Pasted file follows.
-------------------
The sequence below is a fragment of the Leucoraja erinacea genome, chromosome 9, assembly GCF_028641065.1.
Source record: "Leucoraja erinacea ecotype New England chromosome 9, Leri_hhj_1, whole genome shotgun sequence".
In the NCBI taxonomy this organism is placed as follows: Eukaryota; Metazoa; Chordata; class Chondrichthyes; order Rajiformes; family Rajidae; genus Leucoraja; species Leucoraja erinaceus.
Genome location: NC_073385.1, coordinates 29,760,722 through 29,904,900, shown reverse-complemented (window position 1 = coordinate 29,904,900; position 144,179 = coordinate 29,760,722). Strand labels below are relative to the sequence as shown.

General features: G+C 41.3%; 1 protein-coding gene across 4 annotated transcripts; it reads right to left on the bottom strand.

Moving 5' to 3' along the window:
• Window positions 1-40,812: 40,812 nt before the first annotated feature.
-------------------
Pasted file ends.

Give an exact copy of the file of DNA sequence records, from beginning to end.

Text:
The sequence below is a fragment of the Leucoraja erinacea genome, chromosome 9, assembly GCF_028641065.1.
Source record: "Leucoraja erinacea ecotype New England chromosome 9, Leri_hhj_1, whole genome shotgun sequence".
In the NCBI taxonomy this organism is placed as follows: Eukaryota; Metazoa; Chordata; class Chondrichthyes; order Rajiformes; family Rajidae; genus Leucoraja; species Leucoraja erinaceus.
Genome location: NC_073385.1, coordinates 29,760,722 through 29,904,900, shown reverse-complemented (window position 1 = coordinate 29,904,900; position 144,179 = coordinate 29,760,722). Strand labels below are relative to the sequence as shown.

General features: G+C 41.3%; 1 protein-coding gene across 4 annotated transcripts; it reads right to left on the bottom strand.

Moving 5' to 3' along the window:
• Window positions 1-40,812: 40,812 nt before the first annotated feature.